Several other versions of the Chronomat were released over the years, including a limited series of 500 timepieces to commemorate the 50th anniversary of the US Air Force, and 1999’s Reference 13350. The latter was essentially the same as the Reference 13050, but was a certified chronometer. The Chronomat Evolution was then unveiled in 2004, which marked a large departure from the original 1984 Chronomat. Not only was it thicker and bigger in diameter, the iconic straight case sides were dropped in favour of conventional lugs.
The year 2009 was especially exciting for Breitling. After several years of research, the company unveiled its first in-house automatic chronograph movement, the B01. A calibre of this quality demanded a new, unrivalled timepiece to feature in, and the manufacturer did not disappoint with the Chronomat B01. This new iteration differed greatly from its predecessors, with a striking bezel that featured large numerals and the chronograph totalisers arranged in a 9-6-3 formation.
Spring of 2020 saw another new iteration of the Chronomat, inspired by the original 1984 model. Perhaps the most notable of features from this timepiece was the Rouleaux bracelet which is integrated into the case and made up of narrow, rounded links. The 15 and 45-minute tabs are also held in place with screws and can swap places depending on whether you require a count-up or countdown function.
With so many options available, Breitling Chronomatic watches really do offer something for everybody.
By Pilots, For Pilots
The modern-day Breitling Chronomat watches that we know and love today came as the result of a collaboration between the manufacturer and the aerobatic demonstration team of the Italian Air Force, the “Frecce Tricolori”. After all, who better to know how to satisfy the needs of pilots than pilots themselves? The result of this was 1984’s Chronomat, which took into account every single recommendation the air team made.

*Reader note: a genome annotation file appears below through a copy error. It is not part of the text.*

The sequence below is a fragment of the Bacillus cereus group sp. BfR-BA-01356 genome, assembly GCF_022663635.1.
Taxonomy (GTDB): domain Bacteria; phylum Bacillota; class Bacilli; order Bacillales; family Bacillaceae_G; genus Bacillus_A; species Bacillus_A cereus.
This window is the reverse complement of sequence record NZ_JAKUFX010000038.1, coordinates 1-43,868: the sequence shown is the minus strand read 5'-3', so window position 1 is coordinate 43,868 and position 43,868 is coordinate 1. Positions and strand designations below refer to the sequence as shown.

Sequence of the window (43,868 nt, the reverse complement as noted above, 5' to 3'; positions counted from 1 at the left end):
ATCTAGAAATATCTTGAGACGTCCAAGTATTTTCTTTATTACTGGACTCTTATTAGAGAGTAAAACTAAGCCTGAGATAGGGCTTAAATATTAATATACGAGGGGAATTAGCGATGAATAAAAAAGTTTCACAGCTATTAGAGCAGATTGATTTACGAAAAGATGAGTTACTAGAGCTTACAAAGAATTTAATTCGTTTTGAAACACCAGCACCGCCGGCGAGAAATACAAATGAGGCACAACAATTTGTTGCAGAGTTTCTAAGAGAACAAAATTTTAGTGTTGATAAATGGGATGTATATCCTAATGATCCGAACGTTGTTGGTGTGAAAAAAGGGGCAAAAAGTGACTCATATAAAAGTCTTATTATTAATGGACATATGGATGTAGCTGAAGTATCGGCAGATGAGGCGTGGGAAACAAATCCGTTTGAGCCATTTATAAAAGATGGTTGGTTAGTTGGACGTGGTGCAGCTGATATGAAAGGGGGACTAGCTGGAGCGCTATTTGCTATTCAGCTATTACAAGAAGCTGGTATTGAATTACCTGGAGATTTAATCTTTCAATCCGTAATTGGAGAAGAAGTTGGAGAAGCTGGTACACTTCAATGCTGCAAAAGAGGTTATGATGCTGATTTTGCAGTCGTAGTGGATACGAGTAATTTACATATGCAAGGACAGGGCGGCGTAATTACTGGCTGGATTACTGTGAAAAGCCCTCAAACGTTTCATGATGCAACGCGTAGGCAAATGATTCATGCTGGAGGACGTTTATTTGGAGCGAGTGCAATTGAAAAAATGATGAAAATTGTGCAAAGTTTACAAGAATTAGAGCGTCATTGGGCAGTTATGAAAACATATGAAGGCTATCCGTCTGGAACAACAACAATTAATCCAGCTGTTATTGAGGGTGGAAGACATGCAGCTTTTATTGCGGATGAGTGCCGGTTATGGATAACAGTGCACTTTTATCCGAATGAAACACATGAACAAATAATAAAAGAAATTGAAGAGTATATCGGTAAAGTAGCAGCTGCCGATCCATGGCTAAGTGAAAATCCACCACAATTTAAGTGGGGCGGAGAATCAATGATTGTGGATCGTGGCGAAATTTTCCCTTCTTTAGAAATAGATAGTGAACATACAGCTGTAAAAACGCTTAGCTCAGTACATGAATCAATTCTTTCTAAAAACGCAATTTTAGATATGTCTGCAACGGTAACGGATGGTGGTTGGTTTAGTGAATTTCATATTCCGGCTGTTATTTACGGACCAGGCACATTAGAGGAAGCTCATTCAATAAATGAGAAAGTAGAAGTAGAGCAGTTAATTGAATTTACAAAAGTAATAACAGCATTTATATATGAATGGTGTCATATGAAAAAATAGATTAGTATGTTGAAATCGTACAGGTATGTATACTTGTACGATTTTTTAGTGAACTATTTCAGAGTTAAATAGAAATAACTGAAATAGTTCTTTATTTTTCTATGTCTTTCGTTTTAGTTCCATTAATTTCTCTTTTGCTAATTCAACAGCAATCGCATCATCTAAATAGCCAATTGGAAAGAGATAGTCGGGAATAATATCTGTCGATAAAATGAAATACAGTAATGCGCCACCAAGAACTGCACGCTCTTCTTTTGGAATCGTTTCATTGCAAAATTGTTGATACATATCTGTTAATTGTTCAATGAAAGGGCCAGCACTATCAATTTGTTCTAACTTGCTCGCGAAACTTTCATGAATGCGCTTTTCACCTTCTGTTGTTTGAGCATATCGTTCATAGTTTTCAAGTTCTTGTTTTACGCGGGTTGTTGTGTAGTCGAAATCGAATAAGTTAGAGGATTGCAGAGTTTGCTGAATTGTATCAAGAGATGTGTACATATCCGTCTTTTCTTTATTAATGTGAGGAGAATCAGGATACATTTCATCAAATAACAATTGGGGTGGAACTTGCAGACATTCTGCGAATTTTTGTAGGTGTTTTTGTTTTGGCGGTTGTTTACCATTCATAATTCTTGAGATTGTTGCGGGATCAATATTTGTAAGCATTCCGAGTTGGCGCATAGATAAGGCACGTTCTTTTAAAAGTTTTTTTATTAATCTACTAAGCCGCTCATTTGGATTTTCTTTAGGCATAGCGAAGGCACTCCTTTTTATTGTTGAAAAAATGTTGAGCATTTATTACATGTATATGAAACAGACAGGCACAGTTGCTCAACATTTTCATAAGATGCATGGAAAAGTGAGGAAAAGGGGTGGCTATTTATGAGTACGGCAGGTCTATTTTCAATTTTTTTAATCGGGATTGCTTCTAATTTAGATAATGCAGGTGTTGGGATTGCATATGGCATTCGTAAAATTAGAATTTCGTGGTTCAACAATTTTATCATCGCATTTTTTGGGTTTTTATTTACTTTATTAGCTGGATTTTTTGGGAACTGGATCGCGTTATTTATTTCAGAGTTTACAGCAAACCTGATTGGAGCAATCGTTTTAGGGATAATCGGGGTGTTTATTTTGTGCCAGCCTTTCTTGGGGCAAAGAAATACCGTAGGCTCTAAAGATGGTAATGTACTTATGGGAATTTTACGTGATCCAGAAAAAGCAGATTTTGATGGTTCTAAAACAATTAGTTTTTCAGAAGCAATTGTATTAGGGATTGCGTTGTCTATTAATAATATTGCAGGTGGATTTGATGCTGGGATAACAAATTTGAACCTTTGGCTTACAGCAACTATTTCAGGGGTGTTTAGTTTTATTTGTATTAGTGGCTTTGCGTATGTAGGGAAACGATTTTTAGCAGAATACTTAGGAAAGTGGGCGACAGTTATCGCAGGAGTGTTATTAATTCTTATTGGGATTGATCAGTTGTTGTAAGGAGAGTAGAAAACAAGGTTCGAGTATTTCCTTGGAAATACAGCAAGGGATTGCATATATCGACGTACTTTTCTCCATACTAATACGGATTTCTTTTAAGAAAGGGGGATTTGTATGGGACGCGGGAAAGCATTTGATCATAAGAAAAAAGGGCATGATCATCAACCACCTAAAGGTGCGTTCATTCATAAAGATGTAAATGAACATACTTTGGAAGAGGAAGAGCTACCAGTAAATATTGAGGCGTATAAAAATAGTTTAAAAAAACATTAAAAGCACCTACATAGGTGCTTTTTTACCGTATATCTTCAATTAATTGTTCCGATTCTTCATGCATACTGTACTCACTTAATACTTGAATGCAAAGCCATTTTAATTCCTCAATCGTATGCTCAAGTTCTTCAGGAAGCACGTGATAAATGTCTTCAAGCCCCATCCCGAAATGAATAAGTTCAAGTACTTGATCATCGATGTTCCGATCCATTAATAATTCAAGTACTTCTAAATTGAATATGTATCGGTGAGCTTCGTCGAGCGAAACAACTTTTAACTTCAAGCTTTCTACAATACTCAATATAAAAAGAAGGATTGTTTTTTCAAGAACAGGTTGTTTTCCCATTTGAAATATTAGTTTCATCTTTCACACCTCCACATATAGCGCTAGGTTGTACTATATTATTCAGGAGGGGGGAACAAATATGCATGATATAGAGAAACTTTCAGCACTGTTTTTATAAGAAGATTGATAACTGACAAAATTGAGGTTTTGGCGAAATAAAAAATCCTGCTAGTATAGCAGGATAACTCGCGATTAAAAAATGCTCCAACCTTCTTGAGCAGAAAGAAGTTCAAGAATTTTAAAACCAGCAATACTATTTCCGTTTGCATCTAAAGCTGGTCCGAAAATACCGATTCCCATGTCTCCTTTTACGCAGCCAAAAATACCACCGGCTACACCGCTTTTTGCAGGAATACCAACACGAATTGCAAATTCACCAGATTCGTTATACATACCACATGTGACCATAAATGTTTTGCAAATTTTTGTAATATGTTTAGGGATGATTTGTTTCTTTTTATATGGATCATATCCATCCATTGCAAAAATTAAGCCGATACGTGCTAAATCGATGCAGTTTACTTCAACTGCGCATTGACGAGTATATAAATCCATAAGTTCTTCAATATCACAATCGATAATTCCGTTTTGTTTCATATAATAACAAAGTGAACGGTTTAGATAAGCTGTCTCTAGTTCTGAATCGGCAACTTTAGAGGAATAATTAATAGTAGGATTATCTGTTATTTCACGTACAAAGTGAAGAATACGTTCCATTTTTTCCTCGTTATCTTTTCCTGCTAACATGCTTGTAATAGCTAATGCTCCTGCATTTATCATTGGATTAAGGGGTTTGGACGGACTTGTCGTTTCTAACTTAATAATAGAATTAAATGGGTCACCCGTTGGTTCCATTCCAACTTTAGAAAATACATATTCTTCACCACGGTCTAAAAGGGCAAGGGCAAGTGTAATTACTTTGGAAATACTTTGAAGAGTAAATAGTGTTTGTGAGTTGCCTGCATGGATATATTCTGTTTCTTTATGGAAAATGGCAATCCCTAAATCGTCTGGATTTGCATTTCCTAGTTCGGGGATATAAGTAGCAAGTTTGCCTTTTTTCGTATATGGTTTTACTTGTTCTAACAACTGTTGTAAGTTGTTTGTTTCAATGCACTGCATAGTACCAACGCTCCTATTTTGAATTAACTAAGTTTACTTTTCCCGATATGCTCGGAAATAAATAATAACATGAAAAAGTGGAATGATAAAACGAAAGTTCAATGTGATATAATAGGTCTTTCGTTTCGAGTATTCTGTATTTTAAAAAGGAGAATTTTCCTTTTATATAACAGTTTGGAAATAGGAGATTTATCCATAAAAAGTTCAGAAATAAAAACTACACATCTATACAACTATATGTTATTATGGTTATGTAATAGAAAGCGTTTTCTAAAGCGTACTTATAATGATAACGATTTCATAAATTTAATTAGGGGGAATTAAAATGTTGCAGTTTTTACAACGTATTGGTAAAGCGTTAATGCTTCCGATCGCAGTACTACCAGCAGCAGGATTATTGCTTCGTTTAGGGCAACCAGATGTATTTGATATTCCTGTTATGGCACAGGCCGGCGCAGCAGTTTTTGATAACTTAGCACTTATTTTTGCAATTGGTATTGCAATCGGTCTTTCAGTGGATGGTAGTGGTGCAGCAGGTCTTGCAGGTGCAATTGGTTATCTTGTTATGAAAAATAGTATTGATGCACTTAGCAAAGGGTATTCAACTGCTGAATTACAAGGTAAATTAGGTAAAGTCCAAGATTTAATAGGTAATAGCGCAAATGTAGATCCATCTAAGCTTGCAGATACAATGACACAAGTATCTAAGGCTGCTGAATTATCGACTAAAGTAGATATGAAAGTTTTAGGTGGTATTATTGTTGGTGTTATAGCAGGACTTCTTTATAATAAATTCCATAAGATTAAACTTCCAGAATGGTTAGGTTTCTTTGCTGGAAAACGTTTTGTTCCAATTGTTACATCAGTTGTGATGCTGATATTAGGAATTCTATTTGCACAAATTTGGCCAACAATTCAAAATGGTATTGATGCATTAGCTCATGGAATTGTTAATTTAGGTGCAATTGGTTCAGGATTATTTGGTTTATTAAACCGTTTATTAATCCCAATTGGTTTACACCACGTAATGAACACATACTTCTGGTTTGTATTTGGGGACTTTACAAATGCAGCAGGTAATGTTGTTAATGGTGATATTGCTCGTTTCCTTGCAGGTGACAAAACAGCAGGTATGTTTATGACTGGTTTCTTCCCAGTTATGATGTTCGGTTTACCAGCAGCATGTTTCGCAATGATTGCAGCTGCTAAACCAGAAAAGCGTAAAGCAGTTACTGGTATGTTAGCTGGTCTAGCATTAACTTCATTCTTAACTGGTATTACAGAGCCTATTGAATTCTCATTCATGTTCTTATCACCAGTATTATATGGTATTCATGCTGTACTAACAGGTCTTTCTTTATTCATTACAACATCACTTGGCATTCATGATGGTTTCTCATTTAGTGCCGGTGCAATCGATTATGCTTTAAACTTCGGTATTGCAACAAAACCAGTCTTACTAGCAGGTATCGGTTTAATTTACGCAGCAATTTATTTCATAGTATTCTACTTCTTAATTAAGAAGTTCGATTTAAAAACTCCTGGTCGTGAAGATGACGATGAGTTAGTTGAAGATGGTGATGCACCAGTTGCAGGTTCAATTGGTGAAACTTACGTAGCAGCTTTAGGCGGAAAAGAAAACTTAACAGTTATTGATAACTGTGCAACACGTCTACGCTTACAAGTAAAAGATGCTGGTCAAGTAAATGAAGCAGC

Not only was the wristwatch equipped with a tachymeter and a scale that was accurate to one-hundredth of a second, but it also featured conspicuous rider tabs that improved the grip of the timepiece and offered more protection to the sapphire crystal. In addition, the crown and chronograph pushers are also designed to help pilots handle the watch without any difficulty. All of this was met with great approval from the aviation community.
A Timeless Pilot’s Watch
World renowned for their functional design and outstanding precision, Breitling Chronomat watches have become one of the trademarks of the manufacturer’s entire catalogue. Not only is the iconic bezel design with four rider tabs a feature on the Galactic and Avenger series, but the Chronomat itself served as a blueprint for the iconic Navitimer range.
Over the years, the Chronomat has evolved into a vast collection that includes everything from traditional pilot’s chronographs to classy dress watches. With cases measuring from 32mm to 44mm, there is something for every wrist size. Stylish and incredibly versatile, there is hardly any other timepiece in the Breitling collection that has such a variety of colours, dials, and materials as the Chronomat. Thanks to the large number of special editions, even the older pre-owned Breitling Chronomat watches have the same level of appeal as more modern incarnations. Why not add one to your collection?